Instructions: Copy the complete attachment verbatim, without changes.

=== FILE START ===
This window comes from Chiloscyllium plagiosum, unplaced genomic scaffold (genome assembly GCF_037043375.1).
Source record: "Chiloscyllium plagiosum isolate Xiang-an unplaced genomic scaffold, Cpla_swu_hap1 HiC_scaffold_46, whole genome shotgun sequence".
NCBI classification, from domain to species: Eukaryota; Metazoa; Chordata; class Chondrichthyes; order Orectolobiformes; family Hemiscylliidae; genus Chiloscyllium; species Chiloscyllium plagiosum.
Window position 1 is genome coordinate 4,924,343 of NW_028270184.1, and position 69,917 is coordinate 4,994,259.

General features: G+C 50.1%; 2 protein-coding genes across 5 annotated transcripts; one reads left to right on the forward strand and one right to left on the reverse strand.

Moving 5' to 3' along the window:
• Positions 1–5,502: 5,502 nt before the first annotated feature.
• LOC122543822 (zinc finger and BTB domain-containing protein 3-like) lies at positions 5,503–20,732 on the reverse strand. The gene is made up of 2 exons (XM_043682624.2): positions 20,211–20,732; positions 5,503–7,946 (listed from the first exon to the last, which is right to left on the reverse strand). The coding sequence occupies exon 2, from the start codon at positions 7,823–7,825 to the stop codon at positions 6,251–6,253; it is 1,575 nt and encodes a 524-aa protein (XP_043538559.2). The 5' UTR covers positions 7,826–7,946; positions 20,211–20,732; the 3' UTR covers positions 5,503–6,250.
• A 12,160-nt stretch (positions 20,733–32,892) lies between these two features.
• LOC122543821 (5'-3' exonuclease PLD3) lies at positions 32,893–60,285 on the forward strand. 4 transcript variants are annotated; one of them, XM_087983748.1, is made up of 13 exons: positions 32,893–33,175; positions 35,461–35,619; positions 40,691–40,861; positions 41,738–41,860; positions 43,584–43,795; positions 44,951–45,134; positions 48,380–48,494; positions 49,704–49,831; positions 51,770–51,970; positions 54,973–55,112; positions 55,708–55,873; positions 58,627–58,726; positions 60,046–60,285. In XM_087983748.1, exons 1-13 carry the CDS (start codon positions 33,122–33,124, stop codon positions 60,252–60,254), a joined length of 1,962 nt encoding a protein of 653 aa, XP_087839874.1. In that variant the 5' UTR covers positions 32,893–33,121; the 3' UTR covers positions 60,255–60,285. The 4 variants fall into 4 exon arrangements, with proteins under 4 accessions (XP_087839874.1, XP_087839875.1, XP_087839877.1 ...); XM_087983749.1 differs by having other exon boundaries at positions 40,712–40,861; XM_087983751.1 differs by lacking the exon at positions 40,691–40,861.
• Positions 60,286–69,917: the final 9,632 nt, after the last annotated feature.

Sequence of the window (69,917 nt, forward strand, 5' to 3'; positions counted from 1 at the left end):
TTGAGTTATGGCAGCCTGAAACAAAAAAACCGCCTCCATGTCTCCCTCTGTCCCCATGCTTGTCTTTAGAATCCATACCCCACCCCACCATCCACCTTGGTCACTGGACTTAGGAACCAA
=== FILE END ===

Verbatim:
This window comes from Chiloscyllium plagiosum, unplaced genomic scaffold (genome assembly GCF_037043375.1).
Source record: "Chiloscyllium plagiosum isolate Xiang-an unplaced genomic scaffold, Cpla_swu_hap1 HiC_scaffold_46, whole genome shotgun sequence".
NCBI classification, from domain to species: Eukaryota; Metazoa; Chordata; class Chondrichthyes; order Orectolobiformes; family Hemiscylliidae; genus Chiloscyllium; species Chiloscyllium plagiosum.
Window position 1 is genome coordinate 4,924,343 of NW_028270184.1, and position 69,917 is coordinate 4,994,259.

General features: G+C 50.1%; 2 protein-coding genes across 5 annotated transcripts; one reads left to right on the forward strand and one right to left on the reverse strand.

Moving 5' to 3' along the window:
• Positions 1–5,502: 5,502 nt before the first annotated feature.
• LOC122543822 (zinc finger and BTB domain-containing protein 3-like) lies at positions 5,503–20,732 on the reverse strand. The gene is made up of 2 exons (XM_043682624.2): positions 20,211–20,732; positions 5,503–7,946 (listed from the first exon to the last, which is right to left on the reverse strand). The coding sequence occupies exon 2, from the start codon at positions 7,823–7,825 to the stop codon at positions 6,251–6,253; it is 1,575 nt and encodes a 524-aa protein (XP_043538559.2). The 5' UTR covers positions 7,826–7,946; positions 20,211–20,732; the 3' UTR covers positions 5,503–6,250.
• A 12,160-nt stretch (positions 20,733–32,892) lies between these two features.
• LOC122543821 (5'-3' exonuclease PLD3) lies at positions 32,893–60,285 on the forward strand. 4 transcript variants are annotated; one of them, XM_087983748.1, is made up of 13 exons: positions 32,893–33,175; positions 35,461–35,619; positions 40,691–40,861; positions 41,738–41,860; positions 43,584–43,795; positions 44,951–45,134; positions 48,380–48,494; positions 49,704–49,831; positions 51,770–51,970; positions 54,973–55,112; positions 55,708–55,873; positions 58,627–58,726; positions 60,046–60,285. In XM_087983748.1, exons 1-13 carry the CDS (start codon positions 33,122–33,124, stop codon positions 60,252–60,254), a joined length of 1,962 nt encoding a protein of 653 aa, XP_087839874.1. In that variant the 5' UTR covers positions 32,893–33,121; the 3' UTR covers positions 60,255–60,285. The 4 variants fall into 4 exon arrangements, with proteins under 4 accessions (XP_087839874.1, XP_087839875.1, XP_087839877.1 ...); XM_087983749.1 differs by having other exon boundaries at positions 40,712–40,861; XM_087983751.1 differs by lacking the exon at positions 40,691–40,861.
• Positions 60,286–69,917: the final 9,632 nt, after the last annotated feature.

Sequence of the window (69,917 nt, forward strand, 5' to 3'; positions counted from 1 at the left end):
TTGAGTTATGGCAGCCTGAAACAAAAAAACCGCCTCCATGTCTCCCTCTGTCCCCATGCTTGTCTTTAGAATCCATACCCCACCCCACCATCCACCTTGGTCACTGGACTTAGGAACCAA